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Freedom of the Hills...

Home | Yam Crag | Observation Peak | Opal | Lady MacDonald | Yamnuska | Nihahi | Rating System | Rants | Grizzly Peak | Forgetmenot North | Deer Ridge | Rimwall | Seymour | Cheam | Chief | Bull Creek Outlier | Little McDougal | Heart Mountain | EEOR | Door Jamb/Loder | GR436425 | GR436425 II | Lawrence Grassi | Wasootch Peak | Old Baldy | Wasootch Slabs | Fairview | Fortress Ridge | Baldy North | Midnight Peak | Sparrowhawk | Bragg Creek Ice Cave | Tiara Peak | Belmore Browne | Mount Hood | Mount Chester | Contact Me

Site is under construction.


Hiking” is a form of walking (sometimes known as hill-walking), undertaken with the specific purpose of exploring the outdoors. It usually takes place on trails in the wilderness.


Scrambling” is a method of ascending and descending steep terrain. It is an ambiguous term that lies somewhere between hiking and technical climbing.  It is often distinguished from hiking by defining a scramble as a route where hands must be used.  There is less to distinguish it from climbing, with many easy climbs sometimes referred to as difficult scrambles.  Ropes may be necessary on harder scrambles, though sustained use of rope and belay probably counts as technical climbing.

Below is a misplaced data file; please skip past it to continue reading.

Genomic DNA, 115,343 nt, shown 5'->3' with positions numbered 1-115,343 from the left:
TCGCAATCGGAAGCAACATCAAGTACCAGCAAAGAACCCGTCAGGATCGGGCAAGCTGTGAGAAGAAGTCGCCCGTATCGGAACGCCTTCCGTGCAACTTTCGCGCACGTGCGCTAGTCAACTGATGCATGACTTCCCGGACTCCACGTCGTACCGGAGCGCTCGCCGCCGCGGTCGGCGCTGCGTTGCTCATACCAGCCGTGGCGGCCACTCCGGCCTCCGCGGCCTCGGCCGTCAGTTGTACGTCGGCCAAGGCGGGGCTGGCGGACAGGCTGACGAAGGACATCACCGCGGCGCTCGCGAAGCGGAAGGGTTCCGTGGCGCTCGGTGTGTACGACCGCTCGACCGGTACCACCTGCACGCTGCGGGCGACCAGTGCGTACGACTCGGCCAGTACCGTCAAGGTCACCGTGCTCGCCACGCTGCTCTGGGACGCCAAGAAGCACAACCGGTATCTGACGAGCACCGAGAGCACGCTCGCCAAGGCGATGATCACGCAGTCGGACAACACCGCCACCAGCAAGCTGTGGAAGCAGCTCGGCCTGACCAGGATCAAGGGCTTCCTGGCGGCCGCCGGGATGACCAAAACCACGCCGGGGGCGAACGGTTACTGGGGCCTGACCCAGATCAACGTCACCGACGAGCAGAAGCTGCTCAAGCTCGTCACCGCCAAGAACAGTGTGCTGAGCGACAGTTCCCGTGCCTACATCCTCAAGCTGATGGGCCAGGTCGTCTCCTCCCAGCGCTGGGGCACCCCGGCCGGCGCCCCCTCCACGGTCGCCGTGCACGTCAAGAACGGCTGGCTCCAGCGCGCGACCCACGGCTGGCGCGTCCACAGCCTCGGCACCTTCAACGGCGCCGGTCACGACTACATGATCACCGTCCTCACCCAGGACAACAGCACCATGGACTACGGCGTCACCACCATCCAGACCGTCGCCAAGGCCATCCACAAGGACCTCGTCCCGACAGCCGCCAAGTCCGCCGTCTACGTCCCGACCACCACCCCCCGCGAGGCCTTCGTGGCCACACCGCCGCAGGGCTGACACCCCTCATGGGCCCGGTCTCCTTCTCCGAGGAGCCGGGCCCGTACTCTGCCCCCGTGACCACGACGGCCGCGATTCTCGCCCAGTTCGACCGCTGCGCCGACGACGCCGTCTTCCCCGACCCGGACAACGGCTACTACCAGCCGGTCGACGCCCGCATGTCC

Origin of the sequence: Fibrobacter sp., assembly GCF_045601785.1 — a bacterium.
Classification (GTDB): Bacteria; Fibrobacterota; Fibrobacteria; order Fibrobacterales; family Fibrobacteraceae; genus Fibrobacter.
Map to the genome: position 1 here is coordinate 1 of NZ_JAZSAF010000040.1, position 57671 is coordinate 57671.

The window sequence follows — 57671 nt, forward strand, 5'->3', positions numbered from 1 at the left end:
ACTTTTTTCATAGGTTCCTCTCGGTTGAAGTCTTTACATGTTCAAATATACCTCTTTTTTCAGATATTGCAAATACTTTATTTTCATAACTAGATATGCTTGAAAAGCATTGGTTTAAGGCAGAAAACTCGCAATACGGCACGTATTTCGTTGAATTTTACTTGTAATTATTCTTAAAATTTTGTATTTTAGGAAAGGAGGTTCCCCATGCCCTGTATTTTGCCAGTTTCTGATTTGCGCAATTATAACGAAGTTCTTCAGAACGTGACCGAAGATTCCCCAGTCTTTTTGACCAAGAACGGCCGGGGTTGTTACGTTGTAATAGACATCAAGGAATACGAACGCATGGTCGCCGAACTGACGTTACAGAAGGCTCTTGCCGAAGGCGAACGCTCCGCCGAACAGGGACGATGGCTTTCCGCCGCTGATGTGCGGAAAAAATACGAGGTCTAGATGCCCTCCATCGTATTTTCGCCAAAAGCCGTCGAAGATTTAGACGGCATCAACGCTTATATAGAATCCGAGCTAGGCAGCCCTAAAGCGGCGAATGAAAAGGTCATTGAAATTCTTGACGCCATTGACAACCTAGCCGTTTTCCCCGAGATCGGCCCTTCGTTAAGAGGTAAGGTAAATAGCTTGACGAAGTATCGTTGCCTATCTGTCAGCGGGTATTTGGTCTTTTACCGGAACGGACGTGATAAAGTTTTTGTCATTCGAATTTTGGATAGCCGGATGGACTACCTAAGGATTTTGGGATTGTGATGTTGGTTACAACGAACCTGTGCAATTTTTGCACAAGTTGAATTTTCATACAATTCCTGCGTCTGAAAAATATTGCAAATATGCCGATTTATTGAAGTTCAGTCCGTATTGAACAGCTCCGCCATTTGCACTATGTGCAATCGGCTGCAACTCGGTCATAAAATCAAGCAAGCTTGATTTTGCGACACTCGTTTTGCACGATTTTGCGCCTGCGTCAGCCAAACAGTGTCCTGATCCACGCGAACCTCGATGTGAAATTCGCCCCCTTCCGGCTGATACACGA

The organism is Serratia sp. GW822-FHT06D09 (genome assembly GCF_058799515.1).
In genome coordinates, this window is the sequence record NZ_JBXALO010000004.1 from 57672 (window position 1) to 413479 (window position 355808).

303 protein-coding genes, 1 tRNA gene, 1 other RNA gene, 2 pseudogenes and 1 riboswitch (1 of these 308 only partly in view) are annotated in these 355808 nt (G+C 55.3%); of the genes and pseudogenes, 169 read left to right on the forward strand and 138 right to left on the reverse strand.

"Via Ferrata" from the italian, literally meaning 'iron way', via ferrata are well-protected routes made of iron rods, steps and wire cables fastened to the rocks. These allow the adventurous walker into the domain of the climber, by clipping themselves safely onto the via ferrate using harnesses, ropes and so on. A tame example being the crux on Yam or the backside of the Stawamus Chief, 2nd peak.


Technical Climbingclimbing requiring use of ropes, protection and fixed belay anchors on either rock or ice. This form of climbing includes any sustained climbing where the arms are used to pull upward rather than being used solely for balance.


Mountaineering” is the activity of climbing mountains and is sometimes also known as alpinism, particularly in Europe. It may be said to consist of two main aspects, rock-craft and snow-craft, depending on whether the route chosen is over rock or over snow and ice.  Mountaineering it it's broadest sense encompasses the above terms, but is probably best described as difficult scrambling or technical climbing in a remote alpine environment.

Warning:  The activities discussed and depicted in the site are inherently dangerous.  If your choose to engage in activities discussed or depicted on this site you do so at your own risk and you agree to indemnify and save harmelss the author. The author provides no assurances whatsoever as to the accuracy of the information presented herein.

The author on the ascent ridge of Wasootch Peak, courtesy L. Breton

Copyright S. A. J. Lakatos